Many who turned out said they were fearful that Trump would follow through with his pledge to deport undocumented immigrants.

“I just felt waking up today that I was waking up to a whole new world, to a nightmare for my parents and people I care about and love,” said Tony, a 23-year-old line cook who declined to give his last name as he marched in Chicago, carrying his 6-year-old daughter on his shoulders.

“There’s so much heartache,” he said. “It’s a bad time to be a Muslim or an illegal citizen in this country.”

It is clearly more intense for some than for others. Perhaps one might be distraught imagining the results of years of human rights work disappearing, knowing and caring about the humans in question. But maybe instead you feel in immediate danger. The day before the election, Fast Company published an article by a staff member of RAINN (Rape, Abuse, Incest National Network). She writes that Trump’s openly misogynistic rhetoric was already retraumatizing their constituents.

Before election season kicked into high gear, I would typically find between five to eight visitors waiting in the queue when I began my shifts. Lately, it’s not unusual to see queues of 15 women or more—women who are willing to wait an hour or longer for someone to talk to, someone to tell them they’re not alone. On the weekend after the release of Donald Trump’s infamous…tape, visitors to the hotline increased 33 percent and traffic to RAINN’s website skyrocketed 45 percent.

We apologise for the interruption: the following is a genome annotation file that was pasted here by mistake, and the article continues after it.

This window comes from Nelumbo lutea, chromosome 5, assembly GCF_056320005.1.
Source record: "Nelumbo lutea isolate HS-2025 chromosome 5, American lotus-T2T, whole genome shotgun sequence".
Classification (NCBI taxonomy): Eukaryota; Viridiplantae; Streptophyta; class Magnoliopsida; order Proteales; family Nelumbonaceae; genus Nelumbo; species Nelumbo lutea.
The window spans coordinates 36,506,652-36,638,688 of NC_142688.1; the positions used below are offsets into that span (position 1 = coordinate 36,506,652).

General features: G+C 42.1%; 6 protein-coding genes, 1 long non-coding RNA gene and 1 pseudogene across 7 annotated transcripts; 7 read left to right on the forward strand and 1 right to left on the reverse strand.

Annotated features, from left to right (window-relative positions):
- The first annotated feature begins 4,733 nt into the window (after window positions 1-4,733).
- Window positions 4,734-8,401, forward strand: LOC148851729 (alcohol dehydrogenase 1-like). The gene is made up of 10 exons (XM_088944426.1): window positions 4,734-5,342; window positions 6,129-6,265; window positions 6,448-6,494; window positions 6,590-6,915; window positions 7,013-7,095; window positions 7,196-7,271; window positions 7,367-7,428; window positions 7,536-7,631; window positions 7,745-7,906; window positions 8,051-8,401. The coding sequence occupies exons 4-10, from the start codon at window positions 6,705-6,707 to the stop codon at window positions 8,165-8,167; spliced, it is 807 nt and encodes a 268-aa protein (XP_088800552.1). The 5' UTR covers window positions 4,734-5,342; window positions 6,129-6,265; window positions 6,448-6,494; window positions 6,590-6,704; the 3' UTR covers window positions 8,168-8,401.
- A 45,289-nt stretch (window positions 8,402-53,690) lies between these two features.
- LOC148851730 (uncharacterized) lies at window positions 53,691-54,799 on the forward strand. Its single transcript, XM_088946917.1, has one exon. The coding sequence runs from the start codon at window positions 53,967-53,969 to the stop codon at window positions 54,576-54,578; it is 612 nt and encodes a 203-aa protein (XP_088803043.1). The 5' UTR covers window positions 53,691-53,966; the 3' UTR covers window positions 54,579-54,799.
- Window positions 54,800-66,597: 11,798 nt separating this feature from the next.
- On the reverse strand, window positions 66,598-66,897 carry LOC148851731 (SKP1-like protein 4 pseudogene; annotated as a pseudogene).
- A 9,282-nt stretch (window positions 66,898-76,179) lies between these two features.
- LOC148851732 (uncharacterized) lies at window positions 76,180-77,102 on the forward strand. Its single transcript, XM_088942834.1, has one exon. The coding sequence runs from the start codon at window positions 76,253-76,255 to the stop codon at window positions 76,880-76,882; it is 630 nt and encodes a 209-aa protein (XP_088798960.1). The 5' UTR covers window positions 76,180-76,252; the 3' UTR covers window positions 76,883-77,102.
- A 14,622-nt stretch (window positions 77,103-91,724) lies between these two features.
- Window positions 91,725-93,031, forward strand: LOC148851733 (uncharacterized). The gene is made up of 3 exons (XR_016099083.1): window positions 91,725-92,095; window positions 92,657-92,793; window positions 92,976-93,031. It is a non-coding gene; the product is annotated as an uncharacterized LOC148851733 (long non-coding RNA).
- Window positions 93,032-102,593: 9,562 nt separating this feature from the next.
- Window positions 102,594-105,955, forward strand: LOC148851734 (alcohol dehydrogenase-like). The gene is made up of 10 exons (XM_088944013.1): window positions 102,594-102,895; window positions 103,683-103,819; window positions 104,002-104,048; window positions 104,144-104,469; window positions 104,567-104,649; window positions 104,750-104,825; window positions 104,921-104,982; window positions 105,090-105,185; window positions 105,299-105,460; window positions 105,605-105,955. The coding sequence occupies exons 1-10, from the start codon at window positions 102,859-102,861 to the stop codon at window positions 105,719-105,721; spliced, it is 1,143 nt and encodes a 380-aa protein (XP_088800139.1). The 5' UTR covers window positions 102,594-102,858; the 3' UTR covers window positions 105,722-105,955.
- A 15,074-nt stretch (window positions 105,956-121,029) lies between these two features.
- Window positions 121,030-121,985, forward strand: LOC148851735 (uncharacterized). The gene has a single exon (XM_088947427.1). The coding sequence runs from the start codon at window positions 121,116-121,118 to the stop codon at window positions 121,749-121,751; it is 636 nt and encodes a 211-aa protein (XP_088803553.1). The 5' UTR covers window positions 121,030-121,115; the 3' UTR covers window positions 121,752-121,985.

She writes that this has turned this period into something of a protracted nightmare for survivors and that the trauma was likely to last well beyond the election itself. But she wrote that before Tuesday. What will it mean to all of these people that the ultimate place of honor has been awarded by our political system to this serial purveyor of disdain?

In AlterNet, Adrienne White, vice-president of finance for the National Center for Civil and Human Rights is quoted as saying, “When you ‘grab’ something, you tend to do it by force—you’re not asking for permission.”

I heard those words and then I started thinking about the woman he was talking about violating. Then that led me to [think about] my own violation…I started crying, and then I felt this helplessness. This man is just talking carelessly about grabbing somebody’s sexuality and it’s not right. I know it’s impacted me personally, deeply personally, and perhaps it’s impacting somebody else.